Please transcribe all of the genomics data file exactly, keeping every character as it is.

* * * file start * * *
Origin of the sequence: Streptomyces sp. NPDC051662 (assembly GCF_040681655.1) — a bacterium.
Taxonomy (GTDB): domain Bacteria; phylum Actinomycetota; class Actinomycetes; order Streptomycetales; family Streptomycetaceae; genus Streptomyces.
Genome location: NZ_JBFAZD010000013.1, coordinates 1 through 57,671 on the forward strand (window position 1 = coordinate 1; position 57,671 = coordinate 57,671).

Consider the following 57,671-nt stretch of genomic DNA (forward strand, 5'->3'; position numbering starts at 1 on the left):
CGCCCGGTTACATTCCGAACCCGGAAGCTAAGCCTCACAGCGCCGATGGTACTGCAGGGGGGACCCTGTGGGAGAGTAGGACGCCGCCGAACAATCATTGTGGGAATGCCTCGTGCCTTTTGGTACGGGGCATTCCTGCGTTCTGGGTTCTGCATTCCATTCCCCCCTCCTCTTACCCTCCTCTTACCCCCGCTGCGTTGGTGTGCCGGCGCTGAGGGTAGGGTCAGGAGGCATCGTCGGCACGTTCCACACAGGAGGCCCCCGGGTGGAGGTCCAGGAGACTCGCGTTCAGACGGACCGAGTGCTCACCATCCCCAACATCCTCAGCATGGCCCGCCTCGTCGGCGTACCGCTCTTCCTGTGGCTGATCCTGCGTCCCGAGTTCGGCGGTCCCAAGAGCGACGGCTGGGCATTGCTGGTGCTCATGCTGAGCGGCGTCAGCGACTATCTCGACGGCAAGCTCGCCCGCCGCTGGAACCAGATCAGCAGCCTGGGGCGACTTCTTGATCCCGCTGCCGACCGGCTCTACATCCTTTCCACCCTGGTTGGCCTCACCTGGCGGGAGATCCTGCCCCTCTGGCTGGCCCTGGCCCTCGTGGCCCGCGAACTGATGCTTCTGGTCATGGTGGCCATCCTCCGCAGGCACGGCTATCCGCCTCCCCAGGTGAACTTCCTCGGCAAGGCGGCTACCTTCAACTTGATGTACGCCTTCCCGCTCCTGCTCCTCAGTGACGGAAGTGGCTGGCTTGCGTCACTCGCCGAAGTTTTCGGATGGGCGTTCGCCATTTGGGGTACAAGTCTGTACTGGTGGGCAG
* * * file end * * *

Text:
Origin of the sequence: Streptomyces sp. NPDC051662 (assembly GCF_040681655.1) — a bacterium.
Taxonomy (GTDB): domain Bacteria; phylum Actinomycetota; class Actinomycetes; order Streptomycetales; family Streptomycetaceae; genus Streptomyces.
Genome location: NZ_JBFAZD010000013.1, coordinates 1 through 57,671 on the forward strand (window position 1 = coordinate 1; position 57,671 = coordinate 57,671).

Consider the following 57,671-nt stretch of genomic DNA (forward strand, 5'->3'; position numbering starts at 1 on the left):
CGCCCGGTTACATTCCGAACCCGGAAGCTAAGCCTCACAGCGCCGATGGTACTGCAGGGGGGACCCTGTGGGAGAGTAGGACGCCGCCGAACAATCATTGTGGGAATGCCTCGTGCCTTTTGGTACGGGGCATTCCTGCGTTCTGGGTTCTGCATTCCATTCCCCCCTCCTCTTACCCTCCTCTTACCCCCGCTGCGTTGGTGTGCCGGCGCTGAGGGTAGGGTCAGGAGGCATCGTCGGCACGTTCCACACAGGAGGCCCCCGGGTGGAGGTCCAGGAGACTCGCGTTCAGACGGACCGAGTGCTCACCATCCCCAACATCCTCAGCATGGCCCGCCTCGTCGGCGTACCGCTCTTCCTGTGGCTGATCCTGCGTCCCGAGTTCGGCGGTCCCAAGAGCGACGGCTGGGCATTGCTGGTGCTCATGCTGAGCGGCGTCAGCGACTATCTCGACGGCAAGCTCGCCCGCCGCTGGAACCAGATCAGCAGCCTGGGGCGACTTCTTGATCCCGCTGCCGACCGGCTCTACATCCTTTCCACCCTGGTTGGCCTCACCTGGCGGGAGATCCTGCCCCTCTGGCTGGCCCTGGCCCTCGTGGCCCGCGAACTGATGCTTCTGGTCATGGTGGCCATCCTCCGCAGGCACGGCTATCCGCCTCCCCAGGTGAACTTCCTCGGCAAGGCGGCTACCTTCAACTTGATGTACGCCTTCCCGCTCCTGCTCCTCAGTGACGGAAGTGGCTGGCTTGCGTCACTCGCCGAAGTTTTCGGATGGGCGTTCGCCATTTGGGGTACAAGTCTGTACTGGTGGGCAG